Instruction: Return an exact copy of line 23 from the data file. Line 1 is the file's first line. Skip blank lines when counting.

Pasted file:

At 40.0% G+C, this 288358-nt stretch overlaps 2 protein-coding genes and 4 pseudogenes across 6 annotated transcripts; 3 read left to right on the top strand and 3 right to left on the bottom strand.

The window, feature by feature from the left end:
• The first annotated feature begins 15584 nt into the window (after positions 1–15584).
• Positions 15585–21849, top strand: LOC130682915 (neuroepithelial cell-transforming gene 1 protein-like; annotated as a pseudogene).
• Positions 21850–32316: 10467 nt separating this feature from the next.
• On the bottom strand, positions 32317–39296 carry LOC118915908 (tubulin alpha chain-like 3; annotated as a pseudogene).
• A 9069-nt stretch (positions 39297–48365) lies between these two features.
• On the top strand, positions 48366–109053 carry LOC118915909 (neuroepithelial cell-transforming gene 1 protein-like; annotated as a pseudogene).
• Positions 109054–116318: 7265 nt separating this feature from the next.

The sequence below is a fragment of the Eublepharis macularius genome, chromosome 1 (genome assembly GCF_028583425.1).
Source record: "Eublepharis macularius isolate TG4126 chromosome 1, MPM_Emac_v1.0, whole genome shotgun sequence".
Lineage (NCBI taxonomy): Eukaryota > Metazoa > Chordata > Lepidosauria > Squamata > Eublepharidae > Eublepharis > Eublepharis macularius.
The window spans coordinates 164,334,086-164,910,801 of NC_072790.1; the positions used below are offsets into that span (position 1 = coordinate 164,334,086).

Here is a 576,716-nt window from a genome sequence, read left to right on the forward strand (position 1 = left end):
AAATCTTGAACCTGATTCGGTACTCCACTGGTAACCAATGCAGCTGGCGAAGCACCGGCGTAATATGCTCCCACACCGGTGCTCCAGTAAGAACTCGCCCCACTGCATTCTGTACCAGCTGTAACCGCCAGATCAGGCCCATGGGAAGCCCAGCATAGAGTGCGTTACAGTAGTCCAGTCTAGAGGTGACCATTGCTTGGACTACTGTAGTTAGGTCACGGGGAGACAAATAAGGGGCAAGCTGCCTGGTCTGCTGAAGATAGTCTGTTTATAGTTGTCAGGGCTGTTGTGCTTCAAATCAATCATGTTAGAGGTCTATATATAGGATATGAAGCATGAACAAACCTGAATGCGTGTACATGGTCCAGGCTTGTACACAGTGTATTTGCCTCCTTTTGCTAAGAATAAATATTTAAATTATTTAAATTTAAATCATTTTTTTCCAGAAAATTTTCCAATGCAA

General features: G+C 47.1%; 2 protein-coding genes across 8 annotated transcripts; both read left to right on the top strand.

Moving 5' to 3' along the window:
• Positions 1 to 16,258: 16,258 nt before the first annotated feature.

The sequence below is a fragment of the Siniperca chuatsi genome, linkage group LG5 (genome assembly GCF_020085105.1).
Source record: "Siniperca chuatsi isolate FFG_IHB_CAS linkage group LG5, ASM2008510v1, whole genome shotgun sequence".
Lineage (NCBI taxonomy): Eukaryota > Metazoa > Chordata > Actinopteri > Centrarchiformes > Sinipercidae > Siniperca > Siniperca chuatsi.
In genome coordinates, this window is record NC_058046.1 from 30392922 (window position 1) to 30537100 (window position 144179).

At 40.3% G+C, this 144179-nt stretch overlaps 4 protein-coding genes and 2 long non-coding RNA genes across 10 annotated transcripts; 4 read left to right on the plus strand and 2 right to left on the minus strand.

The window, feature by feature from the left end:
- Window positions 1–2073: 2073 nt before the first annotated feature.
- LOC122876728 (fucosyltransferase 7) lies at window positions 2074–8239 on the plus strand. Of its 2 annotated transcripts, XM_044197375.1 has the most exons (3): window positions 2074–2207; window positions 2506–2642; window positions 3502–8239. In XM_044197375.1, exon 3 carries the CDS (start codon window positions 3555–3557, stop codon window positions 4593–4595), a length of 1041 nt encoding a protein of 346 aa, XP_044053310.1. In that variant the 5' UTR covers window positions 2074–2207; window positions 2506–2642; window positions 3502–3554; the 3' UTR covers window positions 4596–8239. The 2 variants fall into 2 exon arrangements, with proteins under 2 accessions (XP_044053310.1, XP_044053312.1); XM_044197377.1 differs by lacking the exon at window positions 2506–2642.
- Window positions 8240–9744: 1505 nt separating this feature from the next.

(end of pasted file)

At 40.3% G+C, this 144179-nt stretch overlaps 4 protein-coding genes and 2 long non-coding RNA genes across 10 annotated transcripts; 4 read left to right on the plus strand and 2 right to left on the minus strand.